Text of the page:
Feeds

Massed x86 ranks 'blowing away' supercomputer monoliths

Dell pitches modular parallel processors

Combat fraud and increase customer satisfaction

Supercomputing weather forecast: it's going to become cloudy

Calleja is also thinking of cloud computing. He makes a clear distinction between the cloud, with computing delivered as service, and grid computing with applications split across computing grids, across geo-clusters for example. He's not keen on this because of the need for massive data set transfers amongst other things.

There is an 8,000-core Dell HPC system in Holland which is idle at night and he could, in theory, rent some of that capacity and supply it to his users. They already use what is, in effect, a cloud HPC service from his data centre in Cambridge, with datasets stored in the cloud. Altering or adding another source of HPC cores, to be accessed over links from outside the firewall, would essentially make no difference to them.

The only change they would notice would be that their research budgets go further, since the core hours they buy would be cheaper. This assumes that needed data sets could be sent to the Dutch HPC centre somehow.

Calleja is also thinking of offering HPS services to users outside Cambridge University, both to other academic institutions and to small and medium businesses needing an HPC resource for financial modelling, risk modelling, automotive and pharmaceutical applications. He is looking at putting commercial multi-gigabit fibre feeds in place, outside the academic networks, to support this.

If he can sell core hours to more clients, then his running costs go down, and his core/hour prices also go down. A couple of other universities are already looking into the idea of using Cambridge HPC resources in this way. Calleja also gets three to four enquiries a month from SMEs about his data centre's HPC facilities.

He is not alone here. The academic JANET network is looking into a shared service model of operation.

If Calleja had profits from supplying cloud HPC services then he could afford more kit. He reckons that there is a sweet spot between university HPC data centres and larger regional HPC sites and his Cambridge data centre could grow to fill it.

The logic here is to build ever larger supercomputers with more and more powerful cores, perhaps backed up with GPUs. These would be operated at a high utilisation rate by delivering highly-efficient parallelised code resources to users, billed by the core hours they use. By keeping data sets inside the HPC lab it is, ironically, becoming another example of a re-invented mainframe approach: an HPC glass house. ®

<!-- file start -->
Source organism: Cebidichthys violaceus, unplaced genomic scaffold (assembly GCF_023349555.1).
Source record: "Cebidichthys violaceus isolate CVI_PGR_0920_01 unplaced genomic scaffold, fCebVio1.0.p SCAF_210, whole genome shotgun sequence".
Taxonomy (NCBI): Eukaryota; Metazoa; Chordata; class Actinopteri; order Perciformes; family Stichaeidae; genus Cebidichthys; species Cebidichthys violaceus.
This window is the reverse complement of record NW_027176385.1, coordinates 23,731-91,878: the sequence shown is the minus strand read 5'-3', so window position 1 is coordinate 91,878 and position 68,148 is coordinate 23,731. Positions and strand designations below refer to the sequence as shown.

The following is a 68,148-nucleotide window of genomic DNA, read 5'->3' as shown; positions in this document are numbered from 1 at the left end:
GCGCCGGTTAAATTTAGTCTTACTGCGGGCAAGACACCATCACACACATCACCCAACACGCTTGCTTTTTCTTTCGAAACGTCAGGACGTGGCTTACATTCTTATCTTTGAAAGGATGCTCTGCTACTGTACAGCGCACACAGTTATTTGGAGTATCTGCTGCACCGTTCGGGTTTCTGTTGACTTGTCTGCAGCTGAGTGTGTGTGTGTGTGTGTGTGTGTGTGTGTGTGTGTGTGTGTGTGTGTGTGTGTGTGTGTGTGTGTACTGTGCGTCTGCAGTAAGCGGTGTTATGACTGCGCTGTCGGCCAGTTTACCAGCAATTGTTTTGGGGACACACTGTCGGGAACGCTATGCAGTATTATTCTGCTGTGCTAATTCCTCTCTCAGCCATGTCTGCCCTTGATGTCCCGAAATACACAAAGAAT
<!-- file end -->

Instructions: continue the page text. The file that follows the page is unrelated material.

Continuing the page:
* A gigaflop is one thousand million floating point operations a second. A petaflop is one million billion such operations a second.

Combat fraud and increase customer satisfaction

More from The Register

next story
This time it's 'Personal': new Office 365 sub covers just two devices
Redmond also brings Office into Google's back yard
Kingston DataTraveler MicroDuo: Turn your phone into a 72GB beast
USB-usiness in the front, micro-USB party in the back
Dropbox defends fantastically badly timed Condoleezza Rice appointment
'Nothing is going to change with Dr. Rice's appointment,' file sharer promises
BOFH: Oh DO tell us what you think. *CLICK*
$%%&amp Oh dear, we've been cut *CLICK* Well hello *CLICK* You're breaking up...
AMD's 'Seattle' 64-bit ARM server chips now sampling, set to launch in late 2014
But they won't appear in SeaMicro Fabric Compute Systems anytime soon
Amazon reveals its Google-killing 'R3' server instances
A mega-memory instance that never forgets
Cisco reps flog Whiptail's Invicta arrays against EMC and Pure
Storage reseller report reveals who's selling what
Microsoft builds teleporter weapon to send VMware into Azure
Updated Virtual Machine Converter now converts Linux VMs too
prev story

Whitepapers

Securing web applications made simple and scalable
In this whitepaper learn how automated security testing can provide a simple and scalable way to protect your web applications.
3 Big data security analytics techniques
Applying these Big Data security analytics techniques can help you make your business safer by detecting attacks early, before significant damage is done.
The benefits of software based PBX
Why you should break free from your proprietary PBX and how to leverage your existing server hardware.
Top three mobile application threats
Learn about three of the top mobile application security threats facing businesses today and recommendations on how to mitigate the risk.
Combat fraud and increase customer satisfaction
Based on their experience using HP ArcSight Enterprise Security Manager for IT security operations, Finansbank moved to HP ArcSight ESM for fraud management.